Dispatching and scheduling--basic questions

Peter Harris peter.harris at hummingbird.com
Mon Sep 15 16:34:39 PDT 2008

William Tracy wrote:
> In response to Adam and Tiago's emails, I'm looking at the dispatching
> and scheduling code, respectively. The most relevant file *seems* to
> be xserver/dix/dispatch.c, though grep pulls up some stuff under
> xserver/Xext and xserver/Xi. Any other relevant code I'm missing?

xserver/dix/dispatch.c is the main file, yes. xserver/os/WaitFor.c also
springs to mind.

> I have to ask, though: Why does Xorg even have its own scheduler?
> Unless I am completely misunderstanding its purpose, it seems like
> this should be pushed off to the OS via pthread. Is this a way of
> sidestepping concurrency issues by forcing everything to run in one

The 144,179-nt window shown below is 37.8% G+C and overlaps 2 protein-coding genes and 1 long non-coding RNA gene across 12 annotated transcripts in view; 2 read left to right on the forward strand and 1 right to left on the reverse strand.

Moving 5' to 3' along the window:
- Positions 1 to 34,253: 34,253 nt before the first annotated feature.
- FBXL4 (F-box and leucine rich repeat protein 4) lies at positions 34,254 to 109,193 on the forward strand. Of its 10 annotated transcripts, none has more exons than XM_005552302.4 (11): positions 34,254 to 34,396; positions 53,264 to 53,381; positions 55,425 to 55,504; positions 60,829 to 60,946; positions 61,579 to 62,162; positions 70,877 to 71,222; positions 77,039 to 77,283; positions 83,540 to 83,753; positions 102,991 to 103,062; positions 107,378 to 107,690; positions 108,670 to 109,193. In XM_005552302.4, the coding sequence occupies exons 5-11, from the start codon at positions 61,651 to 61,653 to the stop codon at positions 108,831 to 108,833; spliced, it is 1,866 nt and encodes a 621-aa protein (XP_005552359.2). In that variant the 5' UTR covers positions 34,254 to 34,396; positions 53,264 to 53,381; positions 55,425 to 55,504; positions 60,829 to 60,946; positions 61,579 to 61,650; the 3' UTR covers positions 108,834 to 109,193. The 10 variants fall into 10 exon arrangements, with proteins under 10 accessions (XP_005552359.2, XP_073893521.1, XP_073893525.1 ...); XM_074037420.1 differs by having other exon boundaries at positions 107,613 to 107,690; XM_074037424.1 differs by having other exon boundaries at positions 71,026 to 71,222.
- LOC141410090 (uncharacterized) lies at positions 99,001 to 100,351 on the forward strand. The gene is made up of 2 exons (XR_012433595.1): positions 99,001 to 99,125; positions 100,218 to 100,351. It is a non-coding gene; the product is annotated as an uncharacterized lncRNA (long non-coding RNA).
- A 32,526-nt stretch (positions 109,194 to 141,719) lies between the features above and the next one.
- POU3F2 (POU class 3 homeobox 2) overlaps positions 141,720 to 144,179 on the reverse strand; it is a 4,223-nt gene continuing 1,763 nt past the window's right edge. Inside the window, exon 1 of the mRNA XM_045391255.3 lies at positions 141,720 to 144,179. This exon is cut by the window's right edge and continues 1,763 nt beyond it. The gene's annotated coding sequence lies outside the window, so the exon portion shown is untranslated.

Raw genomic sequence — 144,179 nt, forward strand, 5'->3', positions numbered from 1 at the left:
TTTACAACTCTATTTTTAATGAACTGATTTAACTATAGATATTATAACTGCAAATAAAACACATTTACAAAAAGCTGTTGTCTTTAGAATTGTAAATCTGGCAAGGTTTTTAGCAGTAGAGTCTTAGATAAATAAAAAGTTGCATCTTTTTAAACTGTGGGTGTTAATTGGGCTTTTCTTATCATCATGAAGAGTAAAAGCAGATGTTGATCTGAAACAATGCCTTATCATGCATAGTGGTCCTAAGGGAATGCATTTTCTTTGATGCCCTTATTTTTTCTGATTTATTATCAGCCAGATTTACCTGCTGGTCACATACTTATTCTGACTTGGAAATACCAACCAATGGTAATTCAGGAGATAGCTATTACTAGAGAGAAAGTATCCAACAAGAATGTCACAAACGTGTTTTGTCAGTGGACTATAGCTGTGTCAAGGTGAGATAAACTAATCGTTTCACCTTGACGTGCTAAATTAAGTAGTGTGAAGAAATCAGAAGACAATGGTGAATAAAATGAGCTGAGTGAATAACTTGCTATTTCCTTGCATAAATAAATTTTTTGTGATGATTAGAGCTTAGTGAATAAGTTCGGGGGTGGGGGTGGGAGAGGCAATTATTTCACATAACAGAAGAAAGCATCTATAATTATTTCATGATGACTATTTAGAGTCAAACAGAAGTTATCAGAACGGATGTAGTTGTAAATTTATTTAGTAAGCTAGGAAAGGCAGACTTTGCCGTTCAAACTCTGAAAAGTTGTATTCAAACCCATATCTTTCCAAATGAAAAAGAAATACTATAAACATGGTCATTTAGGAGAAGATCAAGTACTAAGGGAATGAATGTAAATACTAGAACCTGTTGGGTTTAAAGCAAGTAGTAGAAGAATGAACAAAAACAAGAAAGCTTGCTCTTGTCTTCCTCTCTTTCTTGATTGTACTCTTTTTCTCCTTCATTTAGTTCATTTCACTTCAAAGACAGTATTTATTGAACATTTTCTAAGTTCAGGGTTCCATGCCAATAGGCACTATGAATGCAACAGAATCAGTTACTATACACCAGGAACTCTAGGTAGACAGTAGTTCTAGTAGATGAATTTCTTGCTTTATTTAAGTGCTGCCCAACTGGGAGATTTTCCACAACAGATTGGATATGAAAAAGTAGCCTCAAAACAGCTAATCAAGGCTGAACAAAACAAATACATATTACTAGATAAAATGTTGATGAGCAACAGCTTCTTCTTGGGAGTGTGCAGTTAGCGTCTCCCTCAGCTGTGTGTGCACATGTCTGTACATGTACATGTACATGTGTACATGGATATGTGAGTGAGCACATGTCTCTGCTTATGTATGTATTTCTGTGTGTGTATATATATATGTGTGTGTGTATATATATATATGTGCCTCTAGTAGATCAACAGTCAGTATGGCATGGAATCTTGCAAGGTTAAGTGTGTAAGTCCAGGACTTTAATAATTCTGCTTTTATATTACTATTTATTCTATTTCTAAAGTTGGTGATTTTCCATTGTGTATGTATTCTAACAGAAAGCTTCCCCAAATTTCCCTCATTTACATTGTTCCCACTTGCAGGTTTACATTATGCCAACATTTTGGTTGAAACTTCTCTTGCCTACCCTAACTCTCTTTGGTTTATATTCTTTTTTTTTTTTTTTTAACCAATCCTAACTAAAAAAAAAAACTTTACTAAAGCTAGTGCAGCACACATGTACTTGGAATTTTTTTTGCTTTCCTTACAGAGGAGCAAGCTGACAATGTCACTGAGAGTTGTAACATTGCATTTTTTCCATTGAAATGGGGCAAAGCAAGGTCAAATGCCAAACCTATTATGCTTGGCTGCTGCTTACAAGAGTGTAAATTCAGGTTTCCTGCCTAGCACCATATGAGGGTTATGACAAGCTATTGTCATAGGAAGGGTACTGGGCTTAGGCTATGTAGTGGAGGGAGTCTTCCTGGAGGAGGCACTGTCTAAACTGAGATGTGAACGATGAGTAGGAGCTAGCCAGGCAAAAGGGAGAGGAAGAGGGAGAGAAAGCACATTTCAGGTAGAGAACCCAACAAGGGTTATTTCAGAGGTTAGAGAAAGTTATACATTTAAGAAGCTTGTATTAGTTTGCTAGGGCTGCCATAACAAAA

> thread at the kernel level?

For starters, X11 (released 1987, if you ignore X10 and predecessors)
has been around rather longer than pthreads (POSIX 1003.1c-1995).

More to the point, every time I think about trying to thread the server,
I stall with one of two designs. Either one big lock that all the
threads are blocking on (and then you have to write a lock scheduler
anyway), or a bazillion little locks, and common ops like "Grab Server"
or "Configure Window" having to take them all (which sounds slow). Even
with many small locks, I suspect you'd still have most (non-idle)
threads blocking on the graphics driver lock much of the time.

I haven't spent all that much time thinking about a threaded server,
however. Maybe you can come up with a better design.

> The more I look at X11, the more it looks like a second kernel in userspace. :-)

Well, yes. Something has to arbitrate access to each limited resource.
Some OSes do in fact put the graphics layer in the kernel.

Peter Harris
     Hummingbird Connectivity - A Division of Open Text
Peter Harris                    http://connectivity.hummingbird.com
Research and Development        Phone: +1 905 762 6001
peter.harris at hummingbird.com    Toll Free: 1 877 359 4866

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